Dr Amin Karimu presenting at the workshop in May
Dr Amin Karimu presenting at the workshop in May. Photo: EfD South Africa.
Photo: EfD South Africa.
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Who loses when cross-subsidies in electricity tariffs are reversed?

A recent study has evaluated the welfare changes given a partial cross-subsidy reversal of electricity tariffs implemented in Ghana. The preliminary results were presented in a workshop in May.

The researchers found a reduction in welfare for all customers, both residential (households) and non-residential, at the given level of reversal. However, an extension of the research revealed that an increase in the reversed cross-subsidy increased the welfare of non-residential customers, while residential customers saw a strong reduction in welfare. A welfare gain indicates more available money due to policy implementation (reversal of cross-subsidies), while a decrease in available money indicates a welfare loss.

Will inform future policy decisions

Amin Karimu from the University of Cape Town and Jabir Mohammed from the University of Ghana collaborated with the Public Utility Regulatory Commission (PURC) of Ghana to perform a project to evaluate a partial reversal of the cross-subsidization of electricity tariffs that exists within Ghana. Historically Ghana saw residential customers pay less than the true value of electricity, while non-residential customers paid more than the true value of electricity, meaning non-residential customers subsidized residential customers. The policy decision removed close to 36 percent of the cross-subsidies from the non-residential customers, reducing non-residential electricity costs, while increasing residential electricity costs. The tariff policy was implemented in September 2022. The goal of the project was to examine the impact on the welfare of both residential and non-residential customers. Further, they were tasked with assessing the likely welfare impact of different reversal rates to inform future decisions on the reversal policy.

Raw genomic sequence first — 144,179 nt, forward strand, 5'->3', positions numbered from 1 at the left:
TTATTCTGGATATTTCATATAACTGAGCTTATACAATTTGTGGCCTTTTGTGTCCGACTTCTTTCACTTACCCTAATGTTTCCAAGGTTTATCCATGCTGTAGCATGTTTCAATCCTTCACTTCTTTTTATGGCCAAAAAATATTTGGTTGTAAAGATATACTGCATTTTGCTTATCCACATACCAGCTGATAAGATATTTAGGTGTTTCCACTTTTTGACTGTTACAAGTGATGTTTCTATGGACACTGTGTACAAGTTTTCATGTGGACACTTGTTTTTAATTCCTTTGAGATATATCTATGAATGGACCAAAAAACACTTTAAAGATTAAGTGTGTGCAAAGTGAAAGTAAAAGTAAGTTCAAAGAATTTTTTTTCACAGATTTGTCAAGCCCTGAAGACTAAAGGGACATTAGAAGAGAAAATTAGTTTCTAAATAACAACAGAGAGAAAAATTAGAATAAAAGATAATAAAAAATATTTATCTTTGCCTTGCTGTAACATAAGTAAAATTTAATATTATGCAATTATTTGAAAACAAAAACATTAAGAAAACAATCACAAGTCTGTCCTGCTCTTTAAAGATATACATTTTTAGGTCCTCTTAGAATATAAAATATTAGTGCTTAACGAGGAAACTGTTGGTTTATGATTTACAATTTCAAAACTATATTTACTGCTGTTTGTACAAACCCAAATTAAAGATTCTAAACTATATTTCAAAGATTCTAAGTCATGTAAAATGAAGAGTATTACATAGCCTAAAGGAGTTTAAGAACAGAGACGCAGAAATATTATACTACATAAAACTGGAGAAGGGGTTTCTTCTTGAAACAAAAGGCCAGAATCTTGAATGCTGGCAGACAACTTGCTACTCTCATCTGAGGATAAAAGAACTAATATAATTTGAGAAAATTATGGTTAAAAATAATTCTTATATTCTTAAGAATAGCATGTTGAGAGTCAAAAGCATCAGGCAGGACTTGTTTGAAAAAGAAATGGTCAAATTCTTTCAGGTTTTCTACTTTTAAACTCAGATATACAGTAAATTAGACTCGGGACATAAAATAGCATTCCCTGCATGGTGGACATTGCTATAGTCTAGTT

Aims to find fair tariff system

This policy change is a part of a broader strategy by PURC to create a fair and sustainable tariff system. There has been a re-categorization of the tariff bands, and quarterly reviews of the tariffs to adjust prices following macroeconomic factors. Additionally, the lifeline tariff band has been shifted to better support economically disadvantaged households.

In a workshop that was held on 10 May 2024, the findings were presented. Participants who attended the workshop were from the Electricity Company of Ghana (electricity distribution company for the Southern sector), the Northern Electricity Distribution Company (electricity distribution company for the Northern sector), the Energy Commission (the technical regulator of energy in Ghana), the Ministry of Energy, and PURC.

Small firms gain the most

The findings indicate a loss of welfare for both groups of customers under the 36 percent partial reversal policy. A loss of about 2.3 percent and 0.13 percent of the average monthly electricity budget by residential and non-residential customers, respectively. However, hypothetically scaling the reversal rate to 70 and 100 percent results in significant welfare gains for non-residential customers, and significant welfare losses for residential customers. Micro-sized firms would gain the most, with savings of up to 10.7 percent of their electricity budget at 100 percent reversal. High-income households would suffer the most, with losses of up to 8.6% of their electricity budget at a 100 percent reversal.

While there are net welfare gains under the 70 and 100 percent reversal rates, the challenge is how to redistribute the positive gains to those losing from the reversal. The project team is actively working on this issue to further enhance the policy advice from the research. Discussions from the participants in the workshop highlight some of the challenges in the electricity sector including the political economy aspects that should be considered in the implementation of incremental reversal rates towards a full reversal, while accommodating lifeline customers.

For more details on PURC’s initiatives, visit PURC Ghana.


Josh Gray

News | 24 May 2024